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Home ownership is hot in the Netherlands: Here’s how not to burn your fingers

Work Makelaardij had this family home in Vlaardingen on its books for €265,000 in February
Many Rotterdam properties have great views over the river and city

While there are signs that the rise in house prices in the Netherlands may be slowing down, the market is still extremely tight. So what can you do to boost your chances of buying a home of your own?

Rotterdam-based estate agent Wil Jansen of @Work Real Estate Agency has been watching the housing market closely, as prices pick up in the port city. House prices in the most popular areas have more than doubled in the past two years, and are still rising, he says.

Nevertheless, there are still bargains to be had, if you know where to look and are prepared to step outside the areas currently considered hot.

‘If you look in Rotterdam Prinsenland, for example, you get much more house for your money,’ he says. ‘But you can still cycle to the city centre for work. Or take Noordereiland, an island in the middle of Maas river, which has a real village-like atmosphere. Kop van Zuid is another place where there is a lot of investment and development going on.’

Schiedam too is going up in price and is a good place to invest, he says. ‘It is just next door to Rotterdam which is easy to reach by public transport or bike.’

River view

‘These are all popular places to live but still under the radar to some extent. On Noordereiland, for example, there are two or three bedroom flats with views over the water to be had for around €300,000.’

So what can you do to maximize your chances while making sure you are not going to make a mistake and are not rushing in without thinking things through properly?

For a start, says Wil, you should remember that not every house which is for sale can be found on Funda. And some estate agents specialize in selling property before it hits the internet – so it is crucial to make sure your buying agent has a good network and knows what is what.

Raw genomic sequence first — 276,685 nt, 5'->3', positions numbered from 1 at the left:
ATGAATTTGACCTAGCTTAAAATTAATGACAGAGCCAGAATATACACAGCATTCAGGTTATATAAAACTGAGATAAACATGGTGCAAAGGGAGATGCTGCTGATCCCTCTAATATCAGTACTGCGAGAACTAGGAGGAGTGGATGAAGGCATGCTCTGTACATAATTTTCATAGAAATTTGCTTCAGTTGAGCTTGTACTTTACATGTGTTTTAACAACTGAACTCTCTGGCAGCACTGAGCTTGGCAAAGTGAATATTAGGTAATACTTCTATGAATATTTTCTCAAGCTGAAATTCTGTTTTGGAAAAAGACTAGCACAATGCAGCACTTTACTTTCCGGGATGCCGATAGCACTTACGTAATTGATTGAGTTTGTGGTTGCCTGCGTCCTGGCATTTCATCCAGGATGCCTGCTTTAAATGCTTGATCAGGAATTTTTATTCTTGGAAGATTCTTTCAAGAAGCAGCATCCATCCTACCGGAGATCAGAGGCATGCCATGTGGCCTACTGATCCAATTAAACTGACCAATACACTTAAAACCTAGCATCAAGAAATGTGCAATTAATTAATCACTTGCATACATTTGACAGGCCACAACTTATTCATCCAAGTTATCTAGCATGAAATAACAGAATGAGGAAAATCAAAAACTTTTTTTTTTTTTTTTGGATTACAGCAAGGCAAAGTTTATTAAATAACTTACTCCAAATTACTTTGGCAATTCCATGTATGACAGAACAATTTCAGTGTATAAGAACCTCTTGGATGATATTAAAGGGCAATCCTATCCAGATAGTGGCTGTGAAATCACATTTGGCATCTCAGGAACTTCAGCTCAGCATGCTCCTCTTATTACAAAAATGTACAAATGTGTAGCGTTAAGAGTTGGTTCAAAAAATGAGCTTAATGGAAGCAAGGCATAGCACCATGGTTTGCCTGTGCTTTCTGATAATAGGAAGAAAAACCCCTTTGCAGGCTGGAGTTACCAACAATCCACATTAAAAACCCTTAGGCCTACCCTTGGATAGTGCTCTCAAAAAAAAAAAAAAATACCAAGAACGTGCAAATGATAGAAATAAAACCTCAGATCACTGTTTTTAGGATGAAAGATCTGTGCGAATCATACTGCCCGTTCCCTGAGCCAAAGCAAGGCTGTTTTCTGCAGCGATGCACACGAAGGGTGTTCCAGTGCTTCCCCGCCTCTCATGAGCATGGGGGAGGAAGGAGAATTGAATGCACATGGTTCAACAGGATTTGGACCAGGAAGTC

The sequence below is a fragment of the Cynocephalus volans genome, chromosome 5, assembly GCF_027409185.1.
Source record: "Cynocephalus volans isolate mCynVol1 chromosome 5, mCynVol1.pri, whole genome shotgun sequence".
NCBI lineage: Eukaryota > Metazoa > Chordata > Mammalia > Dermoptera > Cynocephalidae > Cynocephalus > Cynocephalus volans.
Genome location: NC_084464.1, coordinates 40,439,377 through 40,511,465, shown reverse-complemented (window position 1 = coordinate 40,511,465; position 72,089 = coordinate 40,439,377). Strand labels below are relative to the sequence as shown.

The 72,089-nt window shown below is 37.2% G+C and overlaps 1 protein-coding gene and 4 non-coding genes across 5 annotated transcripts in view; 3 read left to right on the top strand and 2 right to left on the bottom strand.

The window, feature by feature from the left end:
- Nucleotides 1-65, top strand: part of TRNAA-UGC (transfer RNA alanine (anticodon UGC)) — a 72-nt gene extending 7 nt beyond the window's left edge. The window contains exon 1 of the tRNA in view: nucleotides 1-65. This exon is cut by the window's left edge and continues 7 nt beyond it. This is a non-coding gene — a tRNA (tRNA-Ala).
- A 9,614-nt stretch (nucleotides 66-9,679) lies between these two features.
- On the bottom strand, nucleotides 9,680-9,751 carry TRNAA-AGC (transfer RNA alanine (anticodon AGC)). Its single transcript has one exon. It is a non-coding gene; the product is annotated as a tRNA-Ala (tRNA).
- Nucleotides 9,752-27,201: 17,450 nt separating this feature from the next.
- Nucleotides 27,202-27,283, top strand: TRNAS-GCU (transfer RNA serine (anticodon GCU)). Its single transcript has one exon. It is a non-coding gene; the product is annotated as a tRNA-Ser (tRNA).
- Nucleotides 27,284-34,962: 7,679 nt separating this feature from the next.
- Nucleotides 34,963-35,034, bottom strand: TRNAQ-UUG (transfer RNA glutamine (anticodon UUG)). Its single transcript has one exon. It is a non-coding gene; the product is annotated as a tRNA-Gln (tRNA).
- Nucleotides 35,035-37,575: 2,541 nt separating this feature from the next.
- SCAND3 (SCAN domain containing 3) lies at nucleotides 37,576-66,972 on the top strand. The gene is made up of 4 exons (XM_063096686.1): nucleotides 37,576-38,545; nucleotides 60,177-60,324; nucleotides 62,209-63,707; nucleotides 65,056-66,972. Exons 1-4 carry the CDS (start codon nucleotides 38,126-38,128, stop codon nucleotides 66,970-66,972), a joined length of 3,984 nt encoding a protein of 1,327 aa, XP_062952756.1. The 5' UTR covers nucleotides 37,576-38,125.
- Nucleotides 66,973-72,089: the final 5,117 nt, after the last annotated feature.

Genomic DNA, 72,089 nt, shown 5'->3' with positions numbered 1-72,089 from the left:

A buying agent will also make sure you don’t pay over the odds for a property because you don’t want to miss out.

‘Selling agents don’t like it when people bid for a property themselves, rather than through a buying agent, because it could be they don’t yet have their finances in order,’ Wil says.

Wil works a lot with mortgage advisor Richardo Cruz Fortes of Expat Mortgages so his clients know exactly how much they can borrow. ‘Trust is very important, and that is what you have with a buying agent on your side,’ he says.


‘And sometimes a selling agent will price the property too high or too low – something a buying agent will alert you to. Remember, even though the trend at the moment is to overbid the asking price, you don’t have to always do that!’

Work Makelaardij had this family home in Vlaardingen on its books for €265,000 in February

Remember too, that the seller does not have to sell the house to the highest bidder. ‘That is, of course, usually the case,’ says Wil. ‘But if you have a lot of your own money to invest in the property, or if you don’t place any, or just a few, financial conditions on the sale, it could make a difference… if there is little to choose between the offers.’

‘And it could be that the seller decides they want you to have the property for some reason. They might want a family to have the property or think that you would look after their old home well. That “I’d like you to have it” factor should not be underestimated.’


Of course, you may have the money lined up and have found the home of your dreams, but how do you know that the property is sound and are not about to make a mistake? ‘The selling agent is required to brief potential buyers if the property has a known defect,’ says Wil, who has around 20 years experience in the field and knows the signs to look for.

Asbestos is one hazard you may have to deal with (check, for example, under the laminate floor for old asbestos-based flooring), and a second is the state of the property’s foundations.

You could also live on an island in the Maas

In older properties which are built on wooden piles it is crucial that the top of piles are under water to stop them rotting away. Putting in new foundations costs some €1,500 a square metre. If you are buying into a property with several owners, the cost of the work will be split between all the home owners.

‘You can bring in a surveyor to check the condition of the property, but it is wise to ask for that after you have agreed a price,’ Wil says. ‘If there do turn out to be problems, you still have time to pull out of the sale. But the most sensible thing is to use an estate agent who knows what to look for in the first place.’

Wil Jansen works in Rotterdam, The Hague, Barendrecht, Capelle aan den IJssel, Delft, Gouda, Ridderkerk, Schiedam, Vlaardingen and Zwijndrecht. Check out the website or contact for more information.

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